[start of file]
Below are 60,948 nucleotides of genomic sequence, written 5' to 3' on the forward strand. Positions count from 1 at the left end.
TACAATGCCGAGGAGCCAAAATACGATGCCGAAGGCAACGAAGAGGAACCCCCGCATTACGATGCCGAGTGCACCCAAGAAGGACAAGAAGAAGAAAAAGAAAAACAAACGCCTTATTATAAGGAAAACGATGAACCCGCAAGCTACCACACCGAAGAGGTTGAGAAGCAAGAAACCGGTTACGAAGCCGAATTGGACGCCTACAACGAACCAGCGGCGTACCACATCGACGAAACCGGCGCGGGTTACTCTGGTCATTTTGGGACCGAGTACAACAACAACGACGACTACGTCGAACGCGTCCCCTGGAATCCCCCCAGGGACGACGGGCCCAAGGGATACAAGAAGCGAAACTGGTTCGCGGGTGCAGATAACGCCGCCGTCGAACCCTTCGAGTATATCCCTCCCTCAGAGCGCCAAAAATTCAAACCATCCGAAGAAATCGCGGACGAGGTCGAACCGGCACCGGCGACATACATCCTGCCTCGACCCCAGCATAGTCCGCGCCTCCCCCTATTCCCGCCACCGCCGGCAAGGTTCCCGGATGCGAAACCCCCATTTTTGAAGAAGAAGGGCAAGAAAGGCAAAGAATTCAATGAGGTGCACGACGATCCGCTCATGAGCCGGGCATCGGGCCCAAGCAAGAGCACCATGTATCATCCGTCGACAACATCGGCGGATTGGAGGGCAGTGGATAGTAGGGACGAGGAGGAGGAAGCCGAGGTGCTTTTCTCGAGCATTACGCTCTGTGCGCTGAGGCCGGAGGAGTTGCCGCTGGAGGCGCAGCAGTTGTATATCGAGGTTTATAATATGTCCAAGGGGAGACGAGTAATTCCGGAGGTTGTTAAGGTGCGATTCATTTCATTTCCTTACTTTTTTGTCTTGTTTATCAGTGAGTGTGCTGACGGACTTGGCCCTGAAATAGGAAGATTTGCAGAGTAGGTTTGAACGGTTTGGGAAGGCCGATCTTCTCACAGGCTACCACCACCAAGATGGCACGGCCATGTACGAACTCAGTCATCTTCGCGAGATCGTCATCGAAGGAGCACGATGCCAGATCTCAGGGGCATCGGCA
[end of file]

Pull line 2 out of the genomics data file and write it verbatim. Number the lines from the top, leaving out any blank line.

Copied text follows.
TACAATGCCGAGGAGCCAAAATACGATGCCGAAGGCAACGAAGAGGAACCCCCGCATTACGATGCCGAGTGCACCCAAGAAGGACAAGAAGAAGAAAAAGAAAAACAAACGCCTTATTATAAGGAAAACGATGAACCCGCAAGCTACCACACCGAAGAGGTTGAGAAGCAAGAAACCGGTTACGAAGCCGAATTGGACGCCTACAACGAACCAGCGGCGTACCACATCGACGAAACCGGCGCGGGTTACTCTGGTCATTTTGGGACCGAGTACAACAACAACGACGACTACGTCGAACGCGTCCCCTGGAATCCCCCCAGGGACGACGGGCCCAAGGGATACAAGAAGCGAAACTGGTTCGCGGGTGCAGATAACGCCGCCGTCGAACCCTTCGAGTATATCCCTCCCTCAGAGCGCCAAAAATTCAAACCATCCGAAGAAATCGCGGACGAGGTCGAACCGGCACCGGCGACATACATCCTGCCTCGACCCCAGCATAGTCCGCGCCTCCCCCTATTCCCGCCACCGCCGGCAAGGTTCCCGGATGCGAAACCCCCATTTTTGAAGAAGAAGGGCAAGAAAGGCAAAGAATTCAATGAGGTGCACGACGATCCGCTCATGAGCCGGGCATCGGGCCCAAGCAAGAGCACCATGTATCATCCGTCGACAACATCGGCGGATTGGAGGGCAGTGGATAGTAGGGACGAGGAGGAGGAAGCCGAGGTGCTTTTCTCGAGCATTACGCTCTGTGCGCTGAGGCCGGAGGAGTTGCCGCTGGAGGCGCAGCAGTTGTATATCGAGGTTTATAATATGTCCAAGGGGAGACGAGTAATTCCGGAGGTTGTTAAGGTGCGATTCATTTCATTTCCTTACTTTTTTGTCTTGTTTATCAGTGAGTGTGCTGACGGACTTGGCCCTGAAATAGGAAGATTTGCAGAGTAGGTTTGAACGGTTTGGGAAGGCCGATCTTCTCACAGGCTACCACCACCAAGATGGCACGGCCATGTACGAACTCAGTCATCTTCGCGAGATCGTCATCGAAGGAGCACGATGCCAGATCTCAGGGGCATCGGCA